The RUNNING_COVARIANCE function computes the unbiased sample covariance and correlation between two arrays without overflow. The function can also combine previously computed values with new data to allow computing covariance and correlation on data sets that are too large to fit into memory.

RUNNING_COVARIANCE uses the Welford "online" algorithm to compute the covariance in a single pass through the data. The routine is more stable and significantly faster than the CORRELATE function, and unlike CORRELATE, does not require any additional memory.

## Examples

`; Define two vectors of sample data:`
`IDL> A = [1 ,2 ,3 ,4 ,5 ,6 ,7 ,8 ,9 ,10]`
`IDL> B = [-11 ,12 ,13 ,14 ,15 ,16 ,17 ,18 ,19 ,20]`
`; Compute the [covariance, mean1, mean2, count]:`
`IDL> result = RUNNING_COVARIANCE(A, B)`
`IDL> ['covariance','correlation','meanX','varianceX','meanY','varianceY','count'], format='(7a12)'`
`IDL> result, format='(7f12.5)'`

IDL prints:

`covariance correlation   meanX  varianceX         meanY   varianceY         count`
`  20.16667    0.74673     5.50000      9.16667    13.30000     79.56667     10.00000`

## Syntax

Result = RUNNING_COVARIANCE( XY, [, /NAN] [, PREVIOUS=value] )

## Return Value

Returns the covariance of the arrays X and Y in the form [covariance, correlation, meanX, varianceX, meanY, varianceY, count] in double precision.

## Arguments

### X

A vector or array of any numeric type other than complex or double complex.

### Y

A vector or array of any numeric type other than complex or double complex.

## Keywords

### NAN

Set this keyword to cause the routine to check for occurrences of the IEEE floating-point values NaN or Infinity in the input data. Elements with the value NaN or Infinity are treated as missing data.

Note: Since the value NaN is treated as missing data, if you set /NAN and X and Y contain only NaN values, the routine will return NaN for all of the returned values, except for the count, which will be zero.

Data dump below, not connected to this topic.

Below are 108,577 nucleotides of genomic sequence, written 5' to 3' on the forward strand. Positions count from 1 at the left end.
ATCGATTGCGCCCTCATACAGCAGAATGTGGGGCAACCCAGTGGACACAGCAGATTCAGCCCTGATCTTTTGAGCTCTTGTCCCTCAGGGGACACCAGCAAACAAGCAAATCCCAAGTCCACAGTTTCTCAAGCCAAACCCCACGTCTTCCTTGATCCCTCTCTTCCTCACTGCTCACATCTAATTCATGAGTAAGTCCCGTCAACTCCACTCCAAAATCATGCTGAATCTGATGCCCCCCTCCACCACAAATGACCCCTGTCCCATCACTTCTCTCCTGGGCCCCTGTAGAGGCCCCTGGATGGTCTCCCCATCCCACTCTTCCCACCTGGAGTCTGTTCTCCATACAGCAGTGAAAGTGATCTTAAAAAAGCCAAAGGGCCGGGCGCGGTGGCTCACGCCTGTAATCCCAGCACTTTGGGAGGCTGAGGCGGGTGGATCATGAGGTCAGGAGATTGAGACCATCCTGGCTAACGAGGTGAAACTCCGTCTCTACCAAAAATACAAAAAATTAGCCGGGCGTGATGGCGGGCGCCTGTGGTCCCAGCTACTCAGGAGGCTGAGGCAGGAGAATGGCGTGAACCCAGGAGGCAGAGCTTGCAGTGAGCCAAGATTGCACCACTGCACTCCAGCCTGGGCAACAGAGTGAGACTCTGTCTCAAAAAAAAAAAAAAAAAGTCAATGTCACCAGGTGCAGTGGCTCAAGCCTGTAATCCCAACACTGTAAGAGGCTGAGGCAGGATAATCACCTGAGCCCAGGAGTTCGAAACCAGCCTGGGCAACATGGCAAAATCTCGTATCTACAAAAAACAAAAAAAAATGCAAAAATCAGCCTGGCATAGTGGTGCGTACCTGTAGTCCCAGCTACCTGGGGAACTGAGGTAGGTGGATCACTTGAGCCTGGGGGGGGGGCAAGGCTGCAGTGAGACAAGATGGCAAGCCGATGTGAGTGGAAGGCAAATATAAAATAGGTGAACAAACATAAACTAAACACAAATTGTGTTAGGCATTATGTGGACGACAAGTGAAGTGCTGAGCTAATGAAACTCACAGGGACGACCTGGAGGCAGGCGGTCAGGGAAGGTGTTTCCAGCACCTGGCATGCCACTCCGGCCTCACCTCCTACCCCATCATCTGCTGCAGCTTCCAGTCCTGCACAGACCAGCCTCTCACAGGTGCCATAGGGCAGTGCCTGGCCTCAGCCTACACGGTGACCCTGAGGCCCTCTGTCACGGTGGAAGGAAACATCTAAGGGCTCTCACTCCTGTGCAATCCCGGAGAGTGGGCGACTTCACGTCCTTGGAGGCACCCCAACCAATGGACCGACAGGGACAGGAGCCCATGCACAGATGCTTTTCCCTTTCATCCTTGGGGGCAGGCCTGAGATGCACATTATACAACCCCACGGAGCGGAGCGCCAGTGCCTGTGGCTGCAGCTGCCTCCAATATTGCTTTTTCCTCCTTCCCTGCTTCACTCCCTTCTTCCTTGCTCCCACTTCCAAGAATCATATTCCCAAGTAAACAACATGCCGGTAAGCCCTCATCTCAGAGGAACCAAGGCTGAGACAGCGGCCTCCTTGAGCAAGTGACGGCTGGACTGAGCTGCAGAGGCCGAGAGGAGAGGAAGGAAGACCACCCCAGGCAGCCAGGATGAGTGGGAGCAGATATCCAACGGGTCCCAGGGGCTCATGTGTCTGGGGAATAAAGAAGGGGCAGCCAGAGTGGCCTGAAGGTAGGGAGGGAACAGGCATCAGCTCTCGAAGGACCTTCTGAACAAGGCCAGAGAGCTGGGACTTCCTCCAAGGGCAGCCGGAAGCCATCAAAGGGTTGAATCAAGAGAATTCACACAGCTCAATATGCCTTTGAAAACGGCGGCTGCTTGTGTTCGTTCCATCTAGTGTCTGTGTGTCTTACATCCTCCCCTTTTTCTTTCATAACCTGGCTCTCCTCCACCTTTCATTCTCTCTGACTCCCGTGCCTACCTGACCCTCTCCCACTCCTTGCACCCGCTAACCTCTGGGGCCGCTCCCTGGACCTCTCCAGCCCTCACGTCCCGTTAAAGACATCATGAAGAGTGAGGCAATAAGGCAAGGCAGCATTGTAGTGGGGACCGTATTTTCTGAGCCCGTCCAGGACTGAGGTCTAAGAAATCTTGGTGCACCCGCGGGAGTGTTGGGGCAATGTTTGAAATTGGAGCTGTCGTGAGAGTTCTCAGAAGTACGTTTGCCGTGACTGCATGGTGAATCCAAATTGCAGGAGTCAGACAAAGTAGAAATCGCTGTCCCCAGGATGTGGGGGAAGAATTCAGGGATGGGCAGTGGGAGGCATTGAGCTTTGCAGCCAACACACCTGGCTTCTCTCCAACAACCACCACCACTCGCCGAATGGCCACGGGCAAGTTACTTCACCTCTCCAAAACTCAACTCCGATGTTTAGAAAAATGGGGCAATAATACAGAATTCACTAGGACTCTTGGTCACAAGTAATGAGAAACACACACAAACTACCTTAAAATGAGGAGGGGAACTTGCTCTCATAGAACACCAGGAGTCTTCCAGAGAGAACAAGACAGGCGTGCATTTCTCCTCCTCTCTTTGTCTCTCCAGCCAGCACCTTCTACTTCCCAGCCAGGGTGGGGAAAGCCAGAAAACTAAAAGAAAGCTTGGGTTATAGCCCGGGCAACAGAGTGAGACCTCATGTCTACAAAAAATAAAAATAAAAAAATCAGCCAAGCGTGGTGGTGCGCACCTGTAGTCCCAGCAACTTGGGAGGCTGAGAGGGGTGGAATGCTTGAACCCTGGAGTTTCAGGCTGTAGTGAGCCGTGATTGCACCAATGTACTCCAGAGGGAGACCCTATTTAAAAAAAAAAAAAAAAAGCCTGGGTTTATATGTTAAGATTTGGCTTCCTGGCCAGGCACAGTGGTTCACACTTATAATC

### PREVIOUS

Set this keyword to a seven-element array containing the [covariance, correlation, meanX, varianceX, meanY, varianceY, count] from a previous calculation. These values will be combined with the new values computed from the input arrays. If this keyword is omitted or is set to all zeroes, then a new calculation is started.

Tip: See below for examples of chaining together multiple calls to RUNNING_COVARIANCE using the PREVIOUS keyword.

Note: If the count from a previous calculation is zero, then a new calculation is started, regardless of the covariance or mean values.

### Thread Pool Keywords

This routine is written to make use of IDL’s thread pool, which can increase execution speed on systems with multiple CPUs. The values stored in the !CPU system variable control whether IDL uses the thread pool for a given computation. In addition, you can use the thread pool keywords TPOOL_MAX_ELTS, TPOOL_MIN_ELTS, and TPOOL_NOTHREAD to override the defaults established by !CPU for a single invocation of this routine. See Thread Pool Keywords for details.

When computing the covariance for a large number of values, the results will depend upon the order in which the numbers are combined. Since the thread pool will combine values in a different order, you may obtain a different — but equally correct — result than that obtained using the standard non-threaded implementation. This effect occurs because RUNNING_COVARIANCE uses floating point arithmetic, and the mantissa of a floating point value has a fixed number of significant digits. For more information on floating-point numbers, see Accuracy and Floating Point Operations.

`; Define two arrays and compute the covariance in a single call:`
`IDL> x = [1:10]`
`IDL> y = [11:20]`
`IDL> print, RUNNING_COVARIANCE(x,y)`
`9.1666667       1.0000000       5.5000000       9.1666667       15.500000       9.1666667       10.000000`
`; Compute the covariance of just the first half of each array:`
`IDL> cov1 = RUNNING_COVARIANCE(x[0:4], y[0:4])`
`IDL> print, cov1`
`       2.5000000       1.0000000       3.0000000       2.5000000       13.000000       2.5000000       5.0000000`
`; Now combine that covariance with the covariance of the second half of each array:`
`IDL> print, RUNNING_COVARIANCE(x[5:*], y[5:*], PREVIOUS=cov1)`
`       9.1666667       1.0000000       5.5000000       9.1666667       15.500000       9.1666667       10.000000`
` `
`; use PREVIOUS keyword to efficiently calculate covariance on huge arrays`
`IDL> covar = DBLARR(7)`
`IDL> seed1 = 1 & seed2 = 2`
`IDL> for i=0,99 do covar = RUNNING_COVARIANCE(randomu(seed1, 1e6), randomu(seed2, 1e6), PREVIOUS=covar)`
`IDL> print, covar`

IDL prints:

`   1.3501206e-05   0.00016202160      0.49997738     0.083330162      0.50005046     0.083329168   1.0000000e+08`

## Version History

 8.8.3 Introduced